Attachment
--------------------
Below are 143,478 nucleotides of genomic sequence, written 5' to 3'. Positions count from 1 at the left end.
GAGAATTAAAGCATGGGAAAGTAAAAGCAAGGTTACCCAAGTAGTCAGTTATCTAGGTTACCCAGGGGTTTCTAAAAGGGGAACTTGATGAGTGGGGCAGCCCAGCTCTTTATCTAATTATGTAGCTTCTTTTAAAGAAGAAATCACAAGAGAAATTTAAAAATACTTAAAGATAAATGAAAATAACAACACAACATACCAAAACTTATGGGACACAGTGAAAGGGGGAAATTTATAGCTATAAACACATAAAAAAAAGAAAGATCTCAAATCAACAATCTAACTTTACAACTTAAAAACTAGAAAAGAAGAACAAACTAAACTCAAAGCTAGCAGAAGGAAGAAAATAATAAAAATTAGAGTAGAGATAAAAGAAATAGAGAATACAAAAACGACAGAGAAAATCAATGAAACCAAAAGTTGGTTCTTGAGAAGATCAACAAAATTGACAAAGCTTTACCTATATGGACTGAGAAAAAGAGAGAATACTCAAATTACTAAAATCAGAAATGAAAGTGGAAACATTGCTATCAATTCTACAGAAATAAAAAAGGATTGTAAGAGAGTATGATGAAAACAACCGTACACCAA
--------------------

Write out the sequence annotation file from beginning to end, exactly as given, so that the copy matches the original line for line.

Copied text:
Below are 143,478 nucleotides of genomic sequence, written 5' to 3'. Positions count from 1 at the left end.
GAGAATTAAAGCATGGGAAAGTAAAAGCAAGGTTACCCAAGTAGTCAGTTATCTAGGTTACCCAGGGGTTTCTAAAAGGGGAACTTGATGAGTGGGGCAGCCCAGCTCTTTATCTAATTATGTAGCTTCTTTTAAAGAAGAAATCACAAGAGAAATTTAAAAATACTTAAAGATAAATGAAAATAACAACACAACATACCAAAACTTATGGGACACAGTGAAAGGGGGAAATTTATAGCTATAAACACATAAAAAAAAGAAAGATCTCAAATCAACAATCTAACTTTACAACTTAAAAACTAGAAAAGAAGAACAAACTAAACTCAAAGCTAGCAGAAGGAAGAAAATAATAAAAATTAGAGTAGAGATAAAAGAAATAGAGAATACAAAAACGACAGAGAAAATCAATGAAACCAAAAGTTGGTTCTTGAGAAGATCAACAAAATTGACAAAGCTTTACCTATATGGACTGAGAAAAAGAGAGAATACTCAAATTACTAAAATCAGAAATGAAAGTGGAAACATTGCTATCAATTCTACAGAAATAAAAAAGGATTGTAAGAGAGTATGATGAAAACAACCGTACACCAA